Dendritic Size and Topology Influence Burst Firing in Pyramidal Cells

  • Arjen van Ooyen
  • Ronald A. J. van Elburg
Part of the Springer Series in Computational Neuroscience book series (NEUROSCI, volume 11)


Neurons have highly branched dendrites that form characteristic tree-like structures. The morphology of these dendritic arborizations is not fixed and can undergo significant alterations in many pathological conditions. However, little is known about the impact of morphological changes on neuronal activity. Using computational models of pyramidal cells, we study the influence of dendritic tree size and branching structure on burst firing. Burst firing is the generation of two or more action potentials in close succession, a form of neuronal activity that is critically involved in neuronal signaling and synaptic plasticity. We show that there is only a range of dendritic tree sizes that supports burst firing, and that this range is modulated by the branching structure of the tree. Shortening as well as lengthening the dendritic tree, or even just modifying the pattern in which the branches in the tree are connected, can shift the cell’s firing pattern from bursting to tonic firing. The influence of dendritic morphology on burst firing is attributable to the effect that dendritic size and branching pattern have on the average spatial extent of the dendritic tree and the spatiotemporal dynamics of the dendritic membrane potential. Our results suggest that alterations in pyramidal cell morphology, such as those observed in Alzheimer’s disease, mental retardation, epilepsy, and chronic stress, can change neuronal burst firing and thus ultimately affect information processing and cognition.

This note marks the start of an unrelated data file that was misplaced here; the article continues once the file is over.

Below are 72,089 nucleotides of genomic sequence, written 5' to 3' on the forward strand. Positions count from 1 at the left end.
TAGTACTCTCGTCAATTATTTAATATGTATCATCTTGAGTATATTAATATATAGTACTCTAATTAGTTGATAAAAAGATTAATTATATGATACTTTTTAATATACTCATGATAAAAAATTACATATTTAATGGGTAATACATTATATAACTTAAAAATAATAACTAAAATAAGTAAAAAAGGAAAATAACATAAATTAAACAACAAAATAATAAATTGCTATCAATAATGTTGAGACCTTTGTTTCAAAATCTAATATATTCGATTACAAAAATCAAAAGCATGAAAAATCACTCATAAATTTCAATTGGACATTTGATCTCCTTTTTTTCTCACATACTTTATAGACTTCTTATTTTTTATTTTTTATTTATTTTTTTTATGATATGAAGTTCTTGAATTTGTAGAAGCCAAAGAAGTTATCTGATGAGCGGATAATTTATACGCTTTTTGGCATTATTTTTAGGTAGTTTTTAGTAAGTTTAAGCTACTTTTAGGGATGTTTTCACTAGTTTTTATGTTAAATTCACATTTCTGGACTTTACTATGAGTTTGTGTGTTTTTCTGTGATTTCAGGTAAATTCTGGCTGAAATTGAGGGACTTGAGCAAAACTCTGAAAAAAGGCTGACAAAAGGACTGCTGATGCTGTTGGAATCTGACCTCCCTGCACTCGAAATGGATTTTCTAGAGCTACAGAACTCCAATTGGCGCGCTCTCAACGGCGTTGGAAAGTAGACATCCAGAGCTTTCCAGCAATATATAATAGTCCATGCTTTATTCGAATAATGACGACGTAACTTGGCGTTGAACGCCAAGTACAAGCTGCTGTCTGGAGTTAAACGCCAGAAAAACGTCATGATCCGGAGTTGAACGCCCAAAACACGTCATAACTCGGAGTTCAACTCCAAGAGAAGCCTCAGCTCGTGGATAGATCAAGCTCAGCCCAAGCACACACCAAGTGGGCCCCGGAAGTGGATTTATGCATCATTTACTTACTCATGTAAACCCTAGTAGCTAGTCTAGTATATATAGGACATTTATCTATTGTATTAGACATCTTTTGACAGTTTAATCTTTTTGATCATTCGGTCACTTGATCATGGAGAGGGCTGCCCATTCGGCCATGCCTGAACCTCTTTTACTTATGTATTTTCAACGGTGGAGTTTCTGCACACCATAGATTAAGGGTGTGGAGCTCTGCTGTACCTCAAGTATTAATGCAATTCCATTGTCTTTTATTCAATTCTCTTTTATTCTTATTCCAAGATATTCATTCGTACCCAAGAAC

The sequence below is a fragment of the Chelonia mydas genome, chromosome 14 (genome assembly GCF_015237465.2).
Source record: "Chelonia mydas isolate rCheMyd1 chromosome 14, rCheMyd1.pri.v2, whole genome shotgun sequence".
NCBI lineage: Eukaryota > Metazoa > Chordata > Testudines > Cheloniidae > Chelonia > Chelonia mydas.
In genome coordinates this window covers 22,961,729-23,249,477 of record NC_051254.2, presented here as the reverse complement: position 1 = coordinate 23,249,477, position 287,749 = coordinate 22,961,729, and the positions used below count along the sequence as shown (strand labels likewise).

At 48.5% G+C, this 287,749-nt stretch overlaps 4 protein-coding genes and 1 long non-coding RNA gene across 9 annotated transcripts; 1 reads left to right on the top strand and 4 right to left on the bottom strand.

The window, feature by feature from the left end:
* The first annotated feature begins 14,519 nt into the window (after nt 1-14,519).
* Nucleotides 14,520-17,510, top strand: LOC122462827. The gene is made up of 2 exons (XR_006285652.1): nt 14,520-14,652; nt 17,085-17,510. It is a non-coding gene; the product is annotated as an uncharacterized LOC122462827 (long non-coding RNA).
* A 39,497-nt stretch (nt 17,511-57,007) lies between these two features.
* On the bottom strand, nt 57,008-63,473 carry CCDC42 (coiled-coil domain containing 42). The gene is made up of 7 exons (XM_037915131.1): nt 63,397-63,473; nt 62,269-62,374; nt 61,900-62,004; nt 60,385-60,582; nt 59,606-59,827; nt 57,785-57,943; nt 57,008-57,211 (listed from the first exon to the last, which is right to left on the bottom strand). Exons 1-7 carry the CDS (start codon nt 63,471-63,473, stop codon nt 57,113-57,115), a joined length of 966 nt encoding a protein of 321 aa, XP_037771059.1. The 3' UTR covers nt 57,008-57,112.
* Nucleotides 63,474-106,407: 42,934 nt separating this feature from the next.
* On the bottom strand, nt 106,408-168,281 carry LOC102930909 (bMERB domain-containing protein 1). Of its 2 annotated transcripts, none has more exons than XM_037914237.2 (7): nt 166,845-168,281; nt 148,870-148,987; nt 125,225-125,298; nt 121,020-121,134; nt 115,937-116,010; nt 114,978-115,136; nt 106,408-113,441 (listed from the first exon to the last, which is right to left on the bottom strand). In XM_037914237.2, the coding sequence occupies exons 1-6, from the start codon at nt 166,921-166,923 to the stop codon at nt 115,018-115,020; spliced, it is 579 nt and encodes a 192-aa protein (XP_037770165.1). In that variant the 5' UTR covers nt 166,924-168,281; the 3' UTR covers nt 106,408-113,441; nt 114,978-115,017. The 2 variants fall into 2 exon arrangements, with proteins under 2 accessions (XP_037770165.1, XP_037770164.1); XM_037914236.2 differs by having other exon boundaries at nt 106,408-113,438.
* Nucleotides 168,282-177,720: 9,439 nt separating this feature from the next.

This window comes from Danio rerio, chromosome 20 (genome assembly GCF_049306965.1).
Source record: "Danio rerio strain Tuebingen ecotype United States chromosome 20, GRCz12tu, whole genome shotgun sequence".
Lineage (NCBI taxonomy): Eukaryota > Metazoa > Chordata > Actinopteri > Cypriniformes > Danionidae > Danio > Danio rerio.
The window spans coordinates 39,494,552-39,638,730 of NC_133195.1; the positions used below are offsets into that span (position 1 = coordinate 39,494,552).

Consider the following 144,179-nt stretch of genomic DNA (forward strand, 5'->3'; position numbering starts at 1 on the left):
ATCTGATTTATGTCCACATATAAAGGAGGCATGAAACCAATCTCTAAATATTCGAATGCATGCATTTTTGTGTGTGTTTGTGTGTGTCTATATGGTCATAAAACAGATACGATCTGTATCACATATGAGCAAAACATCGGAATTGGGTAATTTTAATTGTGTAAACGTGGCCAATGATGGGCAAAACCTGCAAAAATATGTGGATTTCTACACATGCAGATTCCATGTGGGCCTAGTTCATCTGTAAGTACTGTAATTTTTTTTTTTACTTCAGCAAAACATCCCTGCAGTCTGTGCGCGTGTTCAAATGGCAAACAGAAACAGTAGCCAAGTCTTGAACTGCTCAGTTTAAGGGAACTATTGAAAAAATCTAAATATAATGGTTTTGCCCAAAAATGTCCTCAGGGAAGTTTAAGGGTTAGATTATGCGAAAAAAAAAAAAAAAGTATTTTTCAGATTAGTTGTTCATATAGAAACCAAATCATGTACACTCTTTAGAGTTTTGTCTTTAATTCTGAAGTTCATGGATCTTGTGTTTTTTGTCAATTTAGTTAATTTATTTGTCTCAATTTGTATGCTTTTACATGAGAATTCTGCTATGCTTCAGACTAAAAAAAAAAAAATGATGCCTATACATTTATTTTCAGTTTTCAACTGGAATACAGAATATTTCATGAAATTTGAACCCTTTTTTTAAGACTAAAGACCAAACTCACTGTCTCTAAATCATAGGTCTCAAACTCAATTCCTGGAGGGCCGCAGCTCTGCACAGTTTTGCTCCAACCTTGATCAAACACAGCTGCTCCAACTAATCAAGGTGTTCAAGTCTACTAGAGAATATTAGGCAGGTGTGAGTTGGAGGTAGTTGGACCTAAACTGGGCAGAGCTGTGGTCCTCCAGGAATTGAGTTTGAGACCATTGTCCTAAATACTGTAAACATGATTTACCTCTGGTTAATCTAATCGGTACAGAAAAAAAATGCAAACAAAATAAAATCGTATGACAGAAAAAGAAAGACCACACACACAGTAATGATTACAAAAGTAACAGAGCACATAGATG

Pyramidal Cell Firing Pattern Dendritic Tree Interspike Interval Dendritic Morphology 
These keywords were added by machine and not by the authors. This process is experimental and the keywords may be updated as the learning algorithm improves.


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© Springer Science+Business Media New York 2014

Authors and Affiliations

  1. 1.Computational Neuroscience Group, Department of Integrative Neurophysiology, Center for Neurogenomics and Cognitive ResearchVU UniversityAmsterdamThe Netherlands
  2. 2.Institute of Artificial Intelligence and Cognitive Engineering (ALICE)University of GroningenGroningenThe Netherlands

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